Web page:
Get PJ Media on your Apple

VodkaPundit

You’ve Been Hacked

May 5th, 2014 - 2:09 pm

None other than Symantec Veep Brian Dye says that anti-virus software is dead:

Rather than fighting to keep the bad guys out, new technologies from an array of companies assume hackers get in so aim to spot them and minimize the damage.

Network-equipment maker Juniper Networks Inc. JNPR -0.16% wants customers to place fake data inside their firewalls to distract hackers. Shape Security Inc., a Silicon Valley startup, assumes that hackers will steal passwords and credit-card numbers so seeks to make it difficult to use the pilfered information. FireEye Inc. FEYE +0.20% created technology that scans networks for malicious-looking computer code that made it past the first line of defense. FireEye recently paid $1 billion for Mandiant, a small firm led by former Air Force investigators who act like cyber-Ghostbusters after a data breach.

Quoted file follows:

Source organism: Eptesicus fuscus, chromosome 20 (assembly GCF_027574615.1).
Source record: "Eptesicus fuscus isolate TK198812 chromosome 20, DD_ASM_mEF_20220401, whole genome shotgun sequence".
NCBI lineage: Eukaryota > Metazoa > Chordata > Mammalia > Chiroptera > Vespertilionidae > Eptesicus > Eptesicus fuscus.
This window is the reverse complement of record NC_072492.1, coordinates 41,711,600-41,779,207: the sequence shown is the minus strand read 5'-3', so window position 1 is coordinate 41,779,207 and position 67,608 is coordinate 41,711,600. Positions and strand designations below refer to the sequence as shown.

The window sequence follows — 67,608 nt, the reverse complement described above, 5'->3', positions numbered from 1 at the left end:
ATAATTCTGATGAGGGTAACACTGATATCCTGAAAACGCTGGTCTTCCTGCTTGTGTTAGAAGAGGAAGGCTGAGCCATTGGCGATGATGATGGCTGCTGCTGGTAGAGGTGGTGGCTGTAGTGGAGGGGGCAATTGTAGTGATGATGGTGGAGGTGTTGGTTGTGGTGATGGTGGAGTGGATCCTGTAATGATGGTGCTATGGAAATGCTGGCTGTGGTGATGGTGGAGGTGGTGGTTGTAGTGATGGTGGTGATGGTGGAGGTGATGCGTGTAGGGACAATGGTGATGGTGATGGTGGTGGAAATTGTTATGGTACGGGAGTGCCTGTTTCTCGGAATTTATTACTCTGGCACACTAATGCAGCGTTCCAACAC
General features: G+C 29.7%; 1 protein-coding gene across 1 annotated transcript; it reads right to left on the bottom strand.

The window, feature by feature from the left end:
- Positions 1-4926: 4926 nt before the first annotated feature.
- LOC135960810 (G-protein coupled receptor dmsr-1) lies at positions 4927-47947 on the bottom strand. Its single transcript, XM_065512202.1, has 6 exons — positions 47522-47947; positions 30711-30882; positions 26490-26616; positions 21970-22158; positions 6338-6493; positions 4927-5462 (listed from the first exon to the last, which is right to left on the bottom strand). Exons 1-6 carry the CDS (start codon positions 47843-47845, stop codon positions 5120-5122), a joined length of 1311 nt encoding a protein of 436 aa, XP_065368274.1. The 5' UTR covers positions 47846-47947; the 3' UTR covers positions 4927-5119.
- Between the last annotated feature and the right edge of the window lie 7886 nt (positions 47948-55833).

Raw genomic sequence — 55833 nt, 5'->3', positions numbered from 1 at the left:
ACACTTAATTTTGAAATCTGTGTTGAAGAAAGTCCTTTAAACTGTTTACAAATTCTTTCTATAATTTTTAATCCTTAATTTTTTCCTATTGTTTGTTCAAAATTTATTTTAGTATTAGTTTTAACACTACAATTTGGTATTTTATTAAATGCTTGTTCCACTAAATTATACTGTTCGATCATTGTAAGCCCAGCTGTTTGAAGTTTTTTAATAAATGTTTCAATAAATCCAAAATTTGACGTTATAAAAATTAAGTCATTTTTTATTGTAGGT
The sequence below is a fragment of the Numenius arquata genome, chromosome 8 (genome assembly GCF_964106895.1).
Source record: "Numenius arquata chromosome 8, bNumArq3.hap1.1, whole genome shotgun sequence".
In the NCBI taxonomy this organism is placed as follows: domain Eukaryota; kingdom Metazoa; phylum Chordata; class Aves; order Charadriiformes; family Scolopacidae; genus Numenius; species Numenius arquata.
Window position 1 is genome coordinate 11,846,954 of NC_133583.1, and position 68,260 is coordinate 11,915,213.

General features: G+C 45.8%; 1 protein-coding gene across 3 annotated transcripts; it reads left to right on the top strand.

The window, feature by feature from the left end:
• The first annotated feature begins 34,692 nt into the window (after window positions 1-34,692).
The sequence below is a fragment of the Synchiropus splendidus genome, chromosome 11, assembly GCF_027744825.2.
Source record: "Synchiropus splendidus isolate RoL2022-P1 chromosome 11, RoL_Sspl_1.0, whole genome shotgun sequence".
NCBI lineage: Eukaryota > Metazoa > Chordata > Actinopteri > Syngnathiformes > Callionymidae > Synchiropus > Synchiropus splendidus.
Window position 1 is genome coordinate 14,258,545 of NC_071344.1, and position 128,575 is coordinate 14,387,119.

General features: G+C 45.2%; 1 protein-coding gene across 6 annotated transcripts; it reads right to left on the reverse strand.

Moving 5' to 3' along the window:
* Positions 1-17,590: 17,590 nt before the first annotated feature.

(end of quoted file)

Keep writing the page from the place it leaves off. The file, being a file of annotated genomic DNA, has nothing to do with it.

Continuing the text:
Symantec seeks to join the fray this week. It is creating its own response team to help hacked businesses. Within six months, the Mountain View, Calif., company plans to sell intelligence briefings on specific threats so clients can learn not just that they are getting hacked, but why as well.

That’s great for big corporate clients, but what about small businesses where the owner is also likely the entire IT “department,” or for home users?

To be fair, Dye also said that, “We don’t think of antivirus as a moneymaker in any way.” I’m guessing that means his company will keep selling antivirus protection to consumers, but that their big money will come from corporate clients.

There might still be money to be made if two conditions were met:

• Symantec’s own “protection” would stop something significantly more than “just 45% of cyberattacks,” as the WSJ story claims.

• Symantec’s software weren’t such an in-your-face, pain-in-the-rear to use.

It’s been years since I had to deal with Norton’s security suite on an every day basis, and I don’t miss it one bit.

All Comments   (11)
All Comments   (11)
Sort: Newest Oldest Top Rated
I suspect the article comes from the AV companies trying to drum up new business. Note that just about every major player started out selling a single-use program and they've all blown up into "suites." Even ZoneAlarm has fallen victim to this pathology. They're looking for more revenue.